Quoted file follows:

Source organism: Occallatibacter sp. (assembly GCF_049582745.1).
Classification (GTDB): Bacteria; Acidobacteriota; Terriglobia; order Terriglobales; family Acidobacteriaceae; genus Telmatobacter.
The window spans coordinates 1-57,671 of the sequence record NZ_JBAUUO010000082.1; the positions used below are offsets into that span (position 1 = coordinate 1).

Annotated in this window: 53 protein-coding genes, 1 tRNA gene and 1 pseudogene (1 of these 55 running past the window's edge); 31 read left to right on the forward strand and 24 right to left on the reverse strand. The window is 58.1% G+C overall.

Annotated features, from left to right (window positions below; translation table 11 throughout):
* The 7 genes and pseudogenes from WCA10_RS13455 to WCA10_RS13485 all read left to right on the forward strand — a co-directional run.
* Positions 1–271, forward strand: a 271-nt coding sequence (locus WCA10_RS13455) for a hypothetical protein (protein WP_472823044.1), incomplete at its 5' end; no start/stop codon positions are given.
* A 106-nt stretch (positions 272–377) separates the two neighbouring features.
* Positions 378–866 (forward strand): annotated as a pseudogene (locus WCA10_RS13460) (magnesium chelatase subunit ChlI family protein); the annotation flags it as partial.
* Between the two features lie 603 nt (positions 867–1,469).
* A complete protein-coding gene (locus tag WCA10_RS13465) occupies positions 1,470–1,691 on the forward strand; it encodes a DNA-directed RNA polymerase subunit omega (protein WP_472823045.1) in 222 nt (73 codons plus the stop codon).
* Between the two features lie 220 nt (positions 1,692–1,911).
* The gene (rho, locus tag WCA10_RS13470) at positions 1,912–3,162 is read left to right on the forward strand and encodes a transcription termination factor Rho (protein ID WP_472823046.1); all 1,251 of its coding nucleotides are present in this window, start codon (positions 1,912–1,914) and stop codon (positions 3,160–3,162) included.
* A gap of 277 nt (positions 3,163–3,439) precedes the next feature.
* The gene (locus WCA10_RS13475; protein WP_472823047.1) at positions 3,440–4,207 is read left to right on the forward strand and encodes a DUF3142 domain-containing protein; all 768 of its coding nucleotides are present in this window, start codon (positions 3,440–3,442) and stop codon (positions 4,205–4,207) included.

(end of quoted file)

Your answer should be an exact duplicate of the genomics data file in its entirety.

Source organism: Occallatibacter sp. (assembly GCF_049582745.1).
Classification (GTDB): Bacteria; Acidobacteriota; Terriglobia; order Terriglobales; family Acidobacteriaceae; genus Telmatobacter.
The window spans coordinates 1-57,671 of the sequence record NZ_JBAUUO010000082.1; the positions used below are offsets into that span (position 1 = coordinate 1).

Annotated in this window: 53 protein-coding genes, 1 tRNA gene and 1 pseudogene (1 of these 55 running past the window's edge); 31 read left to right on the forward strand and 24 right to left on the reverse strand. The window is 58.1% G+C overall.

Annotated features, from left to right (window positions below; translation table 11 throughout):
* The 7 genes and pseudogenes from WCA10_RS13455 to WCA10_RS13485 all read left to right on the forward strand — a co-directional run.
* Positions 1–271, forward strand: a 271-nt coding sequence (locus WCA10_RS13455) for a hypothetical protein (protein WP_472823044.1), incomplete at its 5' end; no start/stop codon positions are given.
* A 106-nt stretch (positions 272–377) separates the two neighbouring features.
* Positions 378–866 (forward strand): annotated as a pseudogene (locus WCA10_RS13460) (magnesium chelatase subunit ChlI family protein); the annotation flags it as partial.
* Between the two features lie 603 nt (positions 867–1,469).
* A complete protein-coding gene (locus tag WCA10_RS13465) occupies positions 1,470–1,691 on the forward strand; it encodes a DNA-directed RNA polymerase subunit omega (protein WP_472823045.1) in 222 nt (73 codons plus the stop codon).
* Between the two features lie 220 nt (positions 1,692–1,911).
* The gene (rho, locus tag WCA10_RS13470) at positions 1,912–3,162 is read left to right on the forward strand and encodes a transcription termination factor Rho (protein ID WP_472823046.1); all 1,251 of its coding nucleotides are present in this window, start codon (positions 1,912–1,914) and stop codon (positions 3,160–3,162) included.
* A gap of 277 nt (positions 3,163–3,439) precedes the next feature.
* The gene (locus WCA10_RS13475; protein WP_472823047.1) at positions 3,440–4,207 is read left to right on the forward strand and encodes a DUF3142 domain-containing protein; all 768 of its coding nucleotides are present in this window, start codon (positions 3,440–3,442) and stop codon (positions 4,205–4,207) included.